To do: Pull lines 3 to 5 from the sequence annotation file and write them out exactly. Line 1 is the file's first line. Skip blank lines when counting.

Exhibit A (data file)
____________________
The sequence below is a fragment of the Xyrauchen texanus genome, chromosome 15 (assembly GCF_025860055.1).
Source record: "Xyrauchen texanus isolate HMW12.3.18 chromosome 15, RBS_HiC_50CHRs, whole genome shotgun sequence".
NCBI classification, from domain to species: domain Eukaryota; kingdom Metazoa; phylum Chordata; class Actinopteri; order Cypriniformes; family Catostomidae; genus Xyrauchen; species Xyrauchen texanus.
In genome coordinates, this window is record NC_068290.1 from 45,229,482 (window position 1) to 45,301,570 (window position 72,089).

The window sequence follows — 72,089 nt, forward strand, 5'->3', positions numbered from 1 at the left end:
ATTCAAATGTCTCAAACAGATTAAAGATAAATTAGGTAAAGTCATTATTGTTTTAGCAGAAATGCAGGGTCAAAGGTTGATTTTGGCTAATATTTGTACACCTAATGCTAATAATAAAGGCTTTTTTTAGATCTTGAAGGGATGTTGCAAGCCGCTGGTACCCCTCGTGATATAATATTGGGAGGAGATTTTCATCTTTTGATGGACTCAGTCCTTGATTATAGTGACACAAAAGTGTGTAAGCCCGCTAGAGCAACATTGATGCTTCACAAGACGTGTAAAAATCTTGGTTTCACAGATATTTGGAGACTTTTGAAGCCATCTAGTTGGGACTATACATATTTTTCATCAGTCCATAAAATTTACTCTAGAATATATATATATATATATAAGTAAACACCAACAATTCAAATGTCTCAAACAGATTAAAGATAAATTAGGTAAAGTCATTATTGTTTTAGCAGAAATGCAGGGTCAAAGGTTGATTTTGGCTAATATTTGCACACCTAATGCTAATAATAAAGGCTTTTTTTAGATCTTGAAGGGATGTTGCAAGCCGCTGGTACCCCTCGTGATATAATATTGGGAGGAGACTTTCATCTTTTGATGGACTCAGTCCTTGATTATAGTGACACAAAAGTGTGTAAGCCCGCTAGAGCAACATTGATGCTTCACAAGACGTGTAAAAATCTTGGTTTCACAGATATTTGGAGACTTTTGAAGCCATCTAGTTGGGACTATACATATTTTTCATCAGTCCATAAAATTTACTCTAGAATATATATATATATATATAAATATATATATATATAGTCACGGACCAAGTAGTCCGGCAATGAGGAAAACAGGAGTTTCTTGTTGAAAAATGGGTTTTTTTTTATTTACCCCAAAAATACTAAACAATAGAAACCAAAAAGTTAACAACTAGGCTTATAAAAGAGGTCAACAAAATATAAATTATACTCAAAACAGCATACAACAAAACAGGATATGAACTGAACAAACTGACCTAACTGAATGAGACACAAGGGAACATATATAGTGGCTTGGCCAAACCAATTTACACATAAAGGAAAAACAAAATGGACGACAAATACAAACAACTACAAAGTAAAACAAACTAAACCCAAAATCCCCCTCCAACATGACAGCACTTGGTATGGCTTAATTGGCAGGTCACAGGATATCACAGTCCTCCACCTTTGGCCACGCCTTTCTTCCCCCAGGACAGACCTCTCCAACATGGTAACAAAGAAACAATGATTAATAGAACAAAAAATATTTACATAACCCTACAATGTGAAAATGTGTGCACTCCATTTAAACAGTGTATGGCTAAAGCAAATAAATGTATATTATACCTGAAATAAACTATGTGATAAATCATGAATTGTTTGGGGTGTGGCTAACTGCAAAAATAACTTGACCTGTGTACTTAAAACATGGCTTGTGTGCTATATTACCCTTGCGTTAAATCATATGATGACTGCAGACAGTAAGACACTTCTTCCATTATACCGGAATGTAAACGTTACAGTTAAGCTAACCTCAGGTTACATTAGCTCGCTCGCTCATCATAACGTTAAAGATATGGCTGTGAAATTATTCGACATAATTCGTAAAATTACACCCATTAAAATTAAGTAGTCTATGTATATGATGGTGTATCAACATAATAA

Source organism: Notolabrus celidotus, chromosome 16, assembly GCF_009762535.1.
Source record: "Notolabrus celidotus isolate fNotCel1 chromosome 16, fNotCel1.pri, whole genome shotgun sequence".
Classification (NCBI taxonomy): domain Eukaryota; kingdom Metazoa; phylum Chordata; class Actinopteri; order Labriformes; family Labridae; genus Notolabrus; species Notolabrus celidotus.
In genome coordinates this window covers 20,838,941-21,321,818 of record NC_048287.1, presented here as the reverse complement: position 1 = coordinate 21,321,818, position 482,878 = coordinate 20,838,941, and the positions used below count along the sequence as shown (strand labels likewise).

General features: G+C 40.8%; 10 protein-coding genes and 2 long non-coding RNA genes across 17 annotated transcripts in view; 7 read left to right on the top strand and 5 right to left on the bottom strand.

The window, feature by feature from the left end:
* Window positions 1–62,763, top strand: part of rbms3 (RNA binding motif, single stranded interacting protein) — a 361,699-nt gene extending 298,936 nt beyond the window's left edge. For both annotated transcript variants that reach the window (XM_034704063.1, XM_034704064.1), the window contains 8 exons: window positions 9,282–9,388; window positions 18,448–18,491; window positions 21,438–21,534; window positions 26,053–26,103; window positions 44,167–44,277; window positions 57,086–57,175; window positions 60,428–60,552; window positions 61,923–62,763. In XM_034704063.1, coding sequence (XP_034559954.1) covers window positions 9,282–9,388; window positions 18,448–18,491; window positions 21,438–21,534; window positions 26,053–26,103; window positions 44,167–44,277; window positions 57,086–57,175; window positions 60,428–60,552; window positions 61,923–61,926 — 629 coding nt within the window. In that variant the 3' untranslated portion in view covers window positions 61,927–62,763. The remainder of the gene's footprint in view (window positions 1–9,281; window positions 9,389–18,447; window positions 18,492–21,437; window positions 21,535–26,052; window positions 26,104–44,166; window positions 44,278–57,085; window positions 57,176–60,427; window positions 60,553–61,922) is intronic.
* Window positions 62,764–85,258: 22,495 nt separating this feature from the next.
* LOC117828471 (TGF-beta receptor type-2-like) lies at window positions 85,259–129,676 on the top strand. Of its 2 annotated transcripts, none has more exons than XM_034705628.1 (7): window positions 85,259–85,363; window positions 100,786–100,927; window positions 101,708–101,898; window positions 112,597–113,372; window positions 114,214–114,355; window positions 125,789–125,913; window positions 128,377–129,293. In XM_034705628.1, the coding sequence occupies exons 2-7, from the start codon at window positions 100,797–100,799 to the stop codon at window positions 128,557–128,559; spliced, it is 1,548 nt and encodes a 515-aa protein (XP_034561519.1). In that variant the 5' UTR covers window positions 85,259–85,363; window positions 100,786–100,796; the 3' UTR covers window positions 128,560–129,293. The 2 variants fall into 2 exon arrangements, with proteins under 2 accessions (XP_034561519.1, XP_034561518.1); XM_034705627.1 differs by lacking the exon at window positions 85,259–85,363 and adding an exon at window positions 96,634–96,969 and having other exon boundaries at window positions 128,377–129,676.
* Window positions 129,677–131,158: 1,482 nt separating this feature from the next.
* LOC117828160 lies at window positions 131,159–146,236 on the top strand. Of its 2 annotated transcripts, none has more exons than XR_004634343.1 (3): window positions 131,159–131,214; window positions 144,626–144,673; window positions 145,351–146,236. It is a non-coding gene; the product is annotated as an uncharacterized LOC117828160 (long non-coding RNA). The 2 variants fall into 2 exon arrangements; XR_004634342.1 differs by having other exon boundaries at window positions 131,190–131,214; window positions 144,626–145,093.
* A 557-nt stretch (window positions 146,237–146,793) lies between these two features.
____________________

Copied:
NCBI classification, from domain to species: domain Eukaryota; kingdom Metazoa; phylum Chordata; class Actinopteri; order Cypriniformes; family Catostomidae; genus Xyrauchen; species Xyrauchen texanus.
In genome coordinates, this window is record NC_068290.1 from 45,229,482 (window position 1) to 45,301,570 (window position 72,089).

The window sequence follows — 72,089 nt, forward strand, 5'->3', positions numbered from 1 at the left end: